In Salvador de Bahia - The Soul Of Brazil
|It is said
that the heart of Brazil is Rio. But everyone knows that the soul of Brazil
Still, if you
need your heart jump-started, head for Salvador do Bahia where the samba,
afoxé, capoiera, and the timbal pulsate through its veins. Where
Baianas move with grace and rhythm whether dancing in the cobbled streets
of Pelourinho, or walking the beach catwalk in thong bikinis, or whether
with sinuous arms pounding drums while parading on steep cobbled streets.
Even the palm trees lean in one direction and sway in time. Up and
down the alpine-steep streets of colonial Pelourinho, tourists and locals
alike sit outside at cafes, crumbly 18th century pastel edifices climb
and descend its hills and teeter teasingly at the precipice of its cliff.
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Below in the
lower city (Baixa), between the high rises which reach up to touch the
sky, Baianos who aren’t headed for the beach, are already there. And around
the circular bay, the sea breathes in and out with salty lungs. Bahian
nights are the stuff that dreams are made of, soothing in their warmth
cooled by the sea’s breath.
Night is when
you can see the fluttering of candomble flames on the hillsides. But that’s
after the pause at day's end, when everyone turns to watch the mango sun
meld into the sea, before resuming their celebration.
In 1549, Tomé
de Souza of Portugal, founded Salvador on a cliff top facing the sea.
do Bahia became the capital of the new region, and remained Brazil's
most important city for the next three centuries as white gold (sugar)
poured in, then tobacco, then gold of the golden and sparkly (diamonds)
variety. The opulent baroque architecture still standing is a testament
to the prosperity of that time.
Salvador was the second city in the Portuguese Empire: the glory of colonial
Brazil, famed for its many gold-filled churches, beautiful colonial mansions
and numerous festivals. It was also famous for its bawdy sensuality and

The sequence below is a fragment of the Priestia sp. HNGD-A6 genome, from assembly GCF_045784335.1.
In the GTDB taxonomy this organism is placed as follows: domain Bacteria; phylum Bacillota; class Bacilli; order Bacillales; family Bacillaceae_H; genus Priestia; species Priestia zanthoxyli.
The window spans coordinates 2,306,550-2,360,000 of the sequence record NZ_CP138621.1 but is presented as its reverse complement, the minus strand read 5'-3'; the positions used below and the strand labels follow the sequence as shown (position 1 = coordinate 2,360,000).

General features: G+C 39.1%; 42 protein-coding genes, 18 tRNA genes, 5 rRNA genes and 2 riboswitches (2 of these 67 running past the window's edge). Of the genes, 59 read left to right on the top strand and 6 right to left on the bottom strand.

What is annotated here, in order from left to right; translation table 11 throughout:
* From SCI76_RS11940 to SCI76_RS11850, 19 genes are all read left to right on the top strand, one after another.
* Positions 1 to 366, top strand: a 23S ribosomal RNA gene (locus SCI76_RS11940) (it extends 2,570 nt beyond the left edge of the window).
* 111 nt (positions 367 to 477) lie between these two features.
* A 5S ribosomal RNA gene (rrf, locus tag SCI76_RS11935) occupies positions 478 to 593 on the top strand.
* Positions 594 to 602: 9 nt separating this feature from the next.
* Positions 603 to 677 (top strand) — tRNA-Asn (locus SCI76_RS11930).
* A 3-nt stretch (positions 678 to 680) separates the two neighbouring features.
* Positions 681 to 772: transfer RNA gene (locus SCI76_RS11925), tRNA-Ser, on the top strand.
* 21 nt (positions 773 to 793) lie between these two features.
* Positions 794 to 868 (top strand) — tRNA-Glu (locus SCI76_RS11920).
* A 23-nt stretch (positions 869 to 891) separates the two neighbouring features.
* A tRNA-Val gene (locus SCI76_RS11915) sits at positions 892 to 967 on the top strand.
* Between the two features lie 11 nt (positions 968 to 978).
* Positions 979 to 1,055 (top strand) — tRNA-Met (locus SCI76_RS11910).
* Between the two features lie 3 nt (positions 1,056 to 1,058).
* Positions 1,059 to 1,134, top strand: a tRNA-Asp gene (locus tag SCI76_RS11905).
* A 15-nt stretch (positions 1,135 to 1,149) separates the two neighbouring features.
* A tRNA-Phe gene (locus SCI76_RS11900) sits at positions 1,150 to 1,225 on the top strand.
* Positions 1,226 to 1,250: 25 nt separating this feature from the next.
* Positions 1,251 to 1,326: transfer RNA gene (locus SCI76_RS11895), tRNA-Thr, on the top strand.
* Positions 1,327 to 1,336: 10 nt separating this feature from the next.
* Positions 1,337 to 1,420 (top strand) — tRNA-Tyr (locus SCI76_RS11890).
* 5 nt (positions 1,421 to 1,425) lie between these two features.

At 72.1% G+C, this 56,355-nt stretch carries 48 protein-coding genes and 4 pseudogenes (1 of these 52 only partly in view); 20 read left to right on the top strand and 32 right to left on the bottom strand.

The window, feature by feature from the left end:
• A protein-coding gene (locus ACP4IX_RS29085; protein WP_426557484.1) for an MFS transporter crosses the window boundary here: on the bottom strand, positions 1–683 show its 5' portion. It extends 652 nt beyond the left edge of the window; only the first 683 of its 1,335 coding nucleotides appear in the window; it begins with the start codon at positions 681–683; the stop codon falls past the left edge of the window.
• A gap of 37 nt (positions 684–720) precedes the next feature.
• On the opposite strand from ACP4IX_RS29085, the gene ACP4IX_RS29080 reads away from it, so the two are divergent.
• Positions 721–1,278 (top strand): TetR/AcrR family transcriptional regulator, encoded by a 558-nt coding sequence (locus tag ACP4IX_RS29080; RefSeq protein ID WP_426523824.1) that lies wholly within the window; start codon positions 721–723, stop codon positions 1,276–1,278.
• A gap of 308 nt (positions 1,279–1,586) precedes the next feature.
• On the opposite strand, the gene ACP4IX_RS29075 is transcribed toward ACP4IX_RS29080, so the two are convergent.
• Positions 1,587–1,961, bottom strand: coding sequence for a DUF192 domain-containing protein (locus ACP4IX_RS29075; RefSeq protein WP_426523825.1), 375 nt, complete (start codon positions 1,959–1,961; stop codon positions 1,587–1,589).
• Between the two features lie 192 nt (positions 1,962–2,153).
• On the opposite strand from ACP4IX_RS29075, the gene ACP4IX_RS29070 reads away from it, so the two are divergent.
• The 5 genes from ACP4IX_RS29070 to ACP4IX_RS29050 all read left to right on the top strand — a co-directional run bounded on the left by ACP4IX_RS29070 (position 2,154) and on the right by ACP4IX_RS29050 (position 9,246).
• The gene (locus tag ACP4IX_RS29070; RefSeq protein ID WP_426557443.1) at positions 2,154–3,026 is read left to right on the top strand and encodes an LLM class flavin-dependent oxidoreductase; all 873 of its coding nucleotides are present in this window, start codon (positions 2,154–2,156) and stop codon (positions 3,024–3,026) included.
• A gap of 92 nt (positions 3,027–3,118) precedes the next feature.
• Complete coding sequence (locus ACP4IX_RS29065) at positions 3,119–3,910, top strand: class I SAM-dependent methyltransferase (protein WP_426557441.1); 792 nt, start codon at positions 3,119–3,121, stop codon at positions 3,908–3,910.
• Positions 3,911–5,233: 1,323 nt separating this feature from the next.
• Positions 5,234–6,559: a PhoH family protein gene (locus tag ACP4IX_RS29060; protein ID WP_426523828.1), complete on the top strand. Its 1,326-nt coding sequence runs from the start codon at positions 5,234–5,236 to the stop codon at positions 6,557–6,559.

decadence, so much so that it became known as the Bay of All Saints...and
of nearly all sins!
Bahia is located at the mouth of Bahia de Todos os Santos. (Bay of All
Saints) The city of 2.1 million people has managed to retain its African
soul and develop the best of its colonial legacy into a unique, vibrant
culture. Rumor has it that there are 365 churches, one for each day of
spontaneous, wild, popular and frequent. Recent restoration of the historic
center of Salvador revitalized areas previously considered too dangerous
After two centuries
of decline, it has been only recently that Salvador has begun to make a
comeback. New industries such as petroleum and chemical plants have moved
in. And it is now the second most popular tourist destination in Brazil.
The upper tier
of Salvador, called Ciudad Alta (High City) is topped with the ornate
bell towers of old churches, like a tiered wedding cake, and the life below
in Baixa (lower city), resembles a wedding reception in eternal swing.
Bahia’s link to Africa is palpable and not all that surprising, when you
consider that Africa is closer to Bahia than much of Brazil.
to me, however, is how similar Brazil feels to the Southern United States.
consider the food: collard greens, yams, barbequed chicken and pork,
and spicy beans and rice dish with slices of pork, fried food, black-eyed
They even had
sweet potato pie and hot sauce bottles were placed on every table.
Soul food Brazilian
style!And there were other similarities making it obvious that the collective
memories of ancestral slaves in both countries have served to maintain
their common African heritage! Although Brazil imported five times more
slaves than North America, slave ships loaded up at the same African countries.